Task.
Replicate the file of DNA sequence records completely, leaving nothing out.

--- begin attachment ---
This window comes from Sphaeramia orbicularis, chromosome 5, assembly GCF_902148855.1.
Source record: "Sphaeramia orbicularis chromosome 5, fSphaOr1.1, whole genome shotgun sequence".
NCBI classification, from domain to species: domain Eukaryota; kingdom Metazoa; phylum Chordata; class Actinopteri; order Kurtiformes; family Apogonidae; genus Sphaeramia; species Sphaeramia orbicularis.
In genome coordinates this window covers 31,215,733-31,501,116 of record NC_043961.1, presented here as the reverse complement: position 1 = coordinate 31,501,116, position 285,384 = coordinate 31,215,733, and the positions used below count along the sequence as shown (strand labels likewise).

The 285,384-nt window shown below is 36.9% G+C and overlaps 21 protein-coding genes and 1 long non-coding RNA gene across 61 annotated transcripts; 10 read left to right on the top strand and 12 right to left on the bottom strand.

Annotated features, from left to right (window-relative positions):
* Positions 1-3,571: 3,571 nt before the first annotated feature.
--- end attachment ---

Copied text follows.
This window comes from Sphaeramia orbicularis, chromosome 5, assembly GCF_902148855.1.
Source record: "Sphaeramia orbicularis chromosome 5, fSphaOr1.1, whole genome shotgun sequence".
NCBI classification, from domain to species: domain Eukaryota; kingdom Metazoa; phylum Chordata; class Actinopteri; order Kurtiformes; family Apogonidae; genus Sphaeramia; species Sphaeramia orbicularis.
In genome coordinates this window covers 31,215,733-31,501,116 of record NC_043961.1, presented here as the reverse complement: position 1 = coordinate 31,501,116, position 285,384 = coordinate 31,215,733, and the positions used below count along the sequence as shown (strand labels likewise).

The 285,384-nt window shown below is 36.9% G+C and overlaps 21 protein-coding genes and 1 long non-coding RNA gene across 61 annotated transcripts; 10 read left to right on the top strand and 12 right to left on the bottom strand.

Annotated features, from left to right (window-relative positions):
* Positions 1-3,571: 3,571 nt before the first annotated feature.